As we showed in our first article, we cannot justify a valuation for Opko Health (OPK) anywhere close to the puzzling $1.4 billion market cap that it currently trades at. If we assume Opko's pipeline is worth somewhere in the neighborhood of $300 million, then the company's shares have a built-in equity premium of close to $1 billion. We think that a large portion of Opko's valuation premium is driven by the presence of the company's CEO, billionaire Phillip Frost, and are confident that much of Opko's fervent bullish community agrees with us on that.
When we take a quick look through bullish research for Opko or the message boards for Opko stock, we find numerous claims that by investing in Opko, long holders are investing alongside a genius. For instance, see articles here, here, here and here, where long holders cite Frost's presence as a key reason for owning OPK. Holders refer to Frost's success in selling his two pharmaceutical companies Key Pharmaceuticals (1986) and Ivax Corporation (2006), as well as his current post as Chairman of Teva Pharmaceuticals (TEVA). It is no secret that Dr. Frost owns a lot of Opko, and he continues to buy more shares of the company on a regular basis. The bullish argument says that since Dr. Frost owns tons of Opko and is buying more, we should follow his lead.
But our research into Dr. Frost's background shows that while he has had some successes over his forty years as a pharma executive, his investment acumen leaves much to be desired. In fact, looking over his recent investment record, we find that he invested heavily in a fraudulent Chinese company and in numerous other pharmaceutical companies whose shares have subsequently fallen dramatically. Given Dr. Frost's flawed investment record, we think it is rather odd that the market would assign a nearly billion dollar premium to Opko's valuation merely due to Dr. Frost's repeated share purchases. If anything, investors should apply a discount to Opko's shares, given Frost's questionable public investing track record.
Search Media Holdings: Dr. Frost's Excursion into Chinese Fraud
SearchMedia Holdings Ltd. (IDI) is one of the more blatant mishaps in which Dr. Frost has involved himself. SearchMedia began as a shell company named Ideation Acquisition Corp. Ideation was a SPAC (Special Purpose Acquisition Company) that IPO'd in 2007 and subsequently merged with SearchMedia International Ltd., a Chinese advertising firm. One of Dr. Frost's investing entities, The Frost Group, LLC, invested heavily in this deal. An 8k from October 2009 finds the following statement:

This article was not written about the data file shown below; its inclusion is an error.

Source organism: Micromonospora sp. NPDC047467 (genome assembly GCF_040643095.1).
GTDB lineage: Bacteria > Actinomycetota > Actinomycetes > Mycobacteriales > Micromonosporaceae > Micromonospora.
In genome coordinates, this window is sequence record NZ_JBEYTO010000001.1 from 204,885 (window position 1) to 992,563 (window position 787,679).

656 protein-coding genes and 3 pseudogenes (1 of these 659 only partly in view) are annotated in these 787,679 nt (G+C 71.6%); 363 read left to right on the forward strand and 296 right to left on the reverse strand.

"As of October 23, 2009, The Frost Group, LLC, through itself and its affiliates, owns 877,900 shares of common stock issued in Ideation Acquisition Corp.'s ("Ideation") initial public offering ("IPO") consisting of (i) 250,000 shares of common stock acquired as part of 250,000 units purchased in Ideation's IPO, (ii) 206,800 shares of common stock purchased between the date of the IPO and March 31, 2009, and (III) 421,100 shares of common stock purchased between April 1, 2009 and October 23, 2009 pursuant to the "sponsor purchase commitment amount," as defined in the definitive Proxy Statement/Prospectus filed by Ideation and ID Arizona Corp. on October 5, 2009. In addition, The Frost Group, LLC, through itself and its affiliates, holds warrants to acquire 1,291,200 shares of common stock of Ideation (including 250,000 warrants acquired as part of 250,000 units purchased in the IPO)."
Subsequent to the SPAC merger, Frost ended up owning more than 20% of SearchMedia, according to a 2010 SEC filing. Unfortunately, it appears that Dr. Frost did not conduct sufficient due diligence on SearchMedia before voting in favor of the deal. SearchMedia ended up being a blatant accounting fraud, and would become one of the first US-listed Chinese scams to be revealed as a fraud. KPMG resigned from its auditing role of SearchMedia's books on May 7, 2010, and the company was forced to restate its previous years' financial results.
Not surprisingly, SearchMedia's stock has delivered awful returns for investors. Ideation began trading at more than $7 a share and reached an apex of $9 on excitement surrounding the SearchMedia acquisition. Shares fell to less than $2 within months when the fraud was discovered. A lawsuit against the company summed it up, noting that:
"Then on August 20, 2010, SearchMedia Holdings Limited announced that the historical financial statements of SearchMedia International Limited for the 2007 and 2008 fiscal years would have to be restated and that the financial statements from these periods should no longer be relied upon. SearchMedia Holdings Limited also indicated that it estimated that revenue in 2007 and 2008 had been overstated by approximately $6 million and $25 million, respectively."
Shares have subsequently slumped to as low as 50 cents, destroying an overwhelming amount of Dr. Frost's investment and the investments of anyone foolish enough to invest alongside him. Frost owned, as of November 2010, more than 5,100,000 shares of SearchMedia, indicating that he had continued to hold his shares from IDI's IPO through the discovery of fraud.
Dr. Frost's Various Biotech Failures